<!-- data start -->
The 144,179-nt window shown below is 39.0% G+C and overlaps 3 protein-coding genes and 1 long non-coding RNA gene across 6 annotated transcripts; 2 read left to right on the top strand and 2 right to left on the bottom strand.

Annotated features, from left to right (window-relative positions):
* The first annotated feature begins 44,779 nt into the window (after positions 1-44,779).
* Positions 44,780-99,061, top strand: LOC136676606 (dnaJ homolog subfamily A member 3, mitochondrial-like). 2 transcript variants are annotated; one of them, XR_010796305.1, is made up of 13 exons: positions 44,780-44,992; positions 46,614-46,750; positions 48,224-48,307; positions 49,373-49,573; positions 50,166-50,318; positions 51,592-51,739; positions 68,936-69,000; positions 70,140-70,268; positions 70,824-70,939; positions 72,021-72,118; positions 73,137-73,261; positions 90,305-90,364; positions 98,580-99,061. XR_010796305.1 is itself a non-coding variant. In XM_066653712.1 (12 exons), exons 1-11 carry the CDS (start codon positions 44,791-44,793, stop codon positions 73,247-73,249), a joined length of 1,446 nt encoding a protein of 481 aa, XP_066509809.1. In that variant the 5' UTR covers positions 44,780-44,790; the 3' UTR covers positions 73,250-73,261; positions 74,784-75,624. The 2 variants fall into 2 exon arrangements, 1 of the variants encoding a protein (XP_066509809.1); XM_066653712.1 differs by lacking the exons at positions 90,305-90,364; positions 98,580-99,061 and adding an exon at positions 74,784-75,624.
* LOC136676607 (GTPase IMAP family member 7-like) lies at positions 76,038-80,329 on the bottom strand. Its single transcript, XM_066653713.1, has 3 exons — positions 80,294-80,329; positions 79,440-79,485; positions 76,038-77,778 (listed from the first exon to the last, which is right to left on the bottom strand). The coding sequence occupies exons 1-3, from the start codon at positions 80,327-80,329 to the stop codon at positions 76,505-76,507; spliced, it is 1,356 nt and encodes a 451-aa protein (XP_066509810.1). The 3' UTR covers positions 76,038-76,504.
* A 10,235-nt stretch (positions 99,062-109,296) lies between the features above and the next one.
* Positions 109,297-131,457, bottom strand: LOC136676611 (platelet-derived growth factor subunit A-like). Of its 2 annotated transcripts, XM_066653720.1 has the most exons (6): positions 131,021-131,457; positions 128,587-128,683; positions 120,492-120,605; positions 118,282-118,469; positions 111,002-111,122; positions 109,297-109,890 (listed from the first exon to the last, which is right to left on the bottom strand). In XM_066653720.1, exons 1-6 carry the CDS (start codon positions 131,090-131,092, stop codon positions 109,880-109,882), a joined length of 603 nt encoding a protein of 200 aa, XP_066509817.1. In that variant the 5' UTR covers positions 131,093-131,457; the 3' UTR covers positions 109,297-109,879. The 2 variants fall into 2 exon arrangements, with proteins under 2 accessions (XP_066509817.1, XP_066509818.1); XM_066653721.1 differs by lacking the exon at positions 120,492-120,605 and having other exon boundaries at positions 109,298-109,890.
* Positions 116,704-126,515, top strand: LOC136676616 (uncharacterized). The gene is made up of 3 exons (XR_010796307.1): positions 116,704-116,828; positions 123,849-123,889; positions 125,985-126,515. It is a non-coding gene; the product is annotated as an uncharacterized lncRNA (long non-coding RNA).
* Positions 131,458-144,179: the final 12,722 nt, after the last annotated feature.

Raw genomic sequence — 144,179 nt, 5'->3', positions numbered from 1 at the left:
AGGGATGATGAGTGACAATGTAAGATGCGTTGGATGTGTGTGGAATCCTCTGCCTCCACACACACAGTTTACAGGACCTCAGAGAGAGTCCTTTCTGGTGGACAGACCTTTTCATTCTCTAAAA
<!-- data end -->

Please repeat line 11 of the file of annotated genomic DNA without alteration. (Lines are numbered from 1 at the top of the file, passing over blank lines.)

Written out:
AGGGATGATGAGTGACAATGTAAGATGCGTTGGATGTGTGTGGAATCCTCTGCCTCCACACACACAGTTTACAGGACCTCAGAGAGAGTCCTTTCTGGTGGACAGACCTTTTCATTCTCTAAAA